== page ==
Ice Cream, Begonia Scream
One of the pioneers of ice cream production in Santa Cruz, County was James Brown who in 1911, purchased a five-acre parcel of land along 41st Avenue in Capitola. He began with fourteen registered Guernsey heifers and one bull. He built a dairy, and fed the cattle only weed-free feed. His dairy business flourished: he bottled and delivered milk throughout Santa Cruz, and opened several creameries under the name “Moo Cow Ice Cream.”
Brown actually had a lot more than grazing going on at his ranch. Initially, he grew strawberries, but within three years he abandoned strawberries for begonia bulbs. He quickly became an international producer of begonia bulbs, and is the inspiration behind today’s Begonia Festival, and other fresh cut flowers that we associate with Capitola. Incidentally, his weed-free fertilizer business also did quite well.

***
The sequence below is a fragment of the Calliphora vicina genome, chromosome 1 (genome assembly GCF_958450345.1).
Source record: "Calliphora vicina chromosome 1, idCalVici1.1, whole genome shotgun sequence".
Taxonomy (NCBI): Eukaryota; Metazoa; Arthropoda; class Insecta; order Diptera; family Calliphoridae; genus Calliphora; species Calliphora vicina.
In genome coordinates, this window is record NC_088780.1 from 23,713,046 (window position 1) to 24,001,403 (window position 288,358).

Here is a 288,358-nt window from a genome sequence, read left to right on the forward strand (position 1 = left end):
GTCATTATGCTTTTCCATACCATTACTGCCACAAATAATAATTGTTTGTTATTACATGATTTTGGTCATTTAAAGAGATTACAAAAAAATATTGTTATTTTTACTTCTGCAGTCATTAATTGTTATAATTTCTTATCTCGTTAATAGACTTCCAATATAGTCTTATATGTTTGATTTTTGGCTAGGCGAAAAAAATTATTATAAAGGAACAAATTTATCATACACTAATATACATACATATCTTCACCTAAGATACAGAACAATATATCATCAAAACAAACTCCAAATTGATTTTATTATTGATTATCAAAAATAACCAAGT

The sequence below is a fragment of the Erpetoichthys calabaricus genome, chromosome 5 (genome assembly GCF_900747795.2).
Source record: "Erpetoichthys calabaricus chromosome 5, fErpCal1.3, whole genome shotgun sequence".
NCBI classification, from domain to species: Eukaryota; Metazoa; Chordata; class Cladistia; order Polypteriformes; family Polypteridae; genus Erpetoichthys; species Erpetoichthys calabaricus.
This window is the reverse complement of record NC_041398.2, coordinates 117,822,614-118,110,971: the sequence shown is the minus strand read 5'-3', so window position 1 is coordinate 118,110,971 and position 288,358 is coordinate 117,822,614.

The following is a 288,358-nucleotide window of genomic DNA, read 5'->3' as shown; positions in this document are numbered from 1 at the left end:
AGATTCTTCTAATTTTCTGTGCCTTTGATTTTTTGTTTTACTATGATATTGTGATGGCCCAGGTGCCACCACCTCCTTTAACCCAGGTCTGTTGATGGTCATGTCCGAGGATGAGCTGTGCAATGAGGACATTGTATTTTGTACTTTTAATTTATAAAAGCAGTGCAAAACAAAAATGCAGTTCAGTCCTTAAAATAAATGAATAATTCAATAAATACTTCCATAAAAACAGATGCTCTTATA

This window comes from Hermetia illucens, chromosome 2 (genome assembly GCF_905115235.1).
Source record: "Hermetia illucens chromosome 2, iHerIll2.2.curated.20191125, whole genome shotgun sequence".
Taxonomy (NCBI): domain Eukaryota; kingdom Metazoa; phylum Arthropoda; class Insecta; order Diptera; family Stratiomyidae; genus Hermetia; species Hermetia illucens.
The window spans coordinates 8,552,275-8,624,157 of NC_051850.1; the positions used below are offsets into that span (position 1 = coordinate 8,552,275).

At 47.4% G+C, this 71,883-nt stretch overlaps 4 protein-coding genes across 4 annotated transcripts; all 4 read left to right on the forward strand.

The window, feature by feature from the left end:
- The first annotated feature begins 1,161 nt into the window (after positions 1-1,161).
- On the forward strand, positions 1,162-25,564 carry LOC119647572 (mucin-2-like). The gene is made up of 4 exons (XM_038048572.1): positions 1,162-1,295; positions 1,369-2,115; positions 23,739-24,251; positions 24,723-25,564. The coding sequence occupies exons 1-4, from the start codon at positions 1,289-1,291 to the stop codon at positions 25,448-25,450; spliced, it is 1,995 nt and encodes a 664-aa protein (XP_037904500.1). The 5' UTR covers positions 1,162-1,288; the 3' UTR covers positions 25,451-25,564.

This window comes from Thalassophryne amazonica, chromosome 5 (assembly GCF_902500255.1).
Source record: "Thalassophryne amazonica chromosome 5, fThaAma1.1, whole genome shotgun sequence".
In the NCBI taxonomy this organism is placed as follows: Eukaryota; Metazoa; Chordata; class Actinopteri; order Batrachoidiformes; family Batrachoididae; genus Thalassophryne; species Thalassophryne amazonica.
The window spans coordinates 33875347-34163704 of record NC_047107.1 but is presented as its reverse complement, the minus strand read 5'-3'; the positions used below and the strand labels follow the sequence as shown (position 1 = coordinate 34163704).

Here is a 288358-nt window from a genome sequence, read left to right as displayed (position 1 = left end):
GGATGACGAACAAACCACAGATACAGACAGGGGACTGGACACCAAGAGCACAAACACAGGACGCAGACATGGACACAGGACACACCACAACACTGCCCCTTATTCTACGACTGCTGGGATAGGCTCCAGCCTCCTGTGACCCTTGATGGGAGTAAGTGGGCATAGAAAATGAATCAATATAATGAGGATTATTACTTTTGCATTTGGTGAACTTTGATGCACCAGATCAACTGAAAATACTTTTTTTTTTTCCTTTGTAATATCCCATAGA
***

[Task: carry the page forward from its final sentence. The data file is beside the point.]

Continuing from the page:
Moo Cow Ice Cream was a hit both locally and internationally. Brown eventually opened and operated eleven ice cream shops spanning four counties. In addition to the stores, Brown negotiated a deal to include his Moo Cow Ice Cream in the dining cars of the Southern Pacific Railroad. In the 1920s, the Brown Ranch was the leading producer of ice cream in the county. Brown Ranch Marketplace and the Capitola Mall are now located at the site of the original Brown Ranch, which some locals still refer to as “Brown’s Bulb Ranch”.
Ice-Creameries of Today
Going out for ice cream can be a delightful treat, and buying artisan ice cream from a local creamery is as popular now as it was in the early 20th century. People from Santa Cruz loved their ice cream then and do to this day, as one can often witness an impassioned debate over the merits of each local creamery. However, there is no need to choose between Penny Ice Creamery or Marianne’s Ice Cream, Mission Hill Creamery or Polar Bear. If you spend time in Santa Cruz, you can enjoy them all.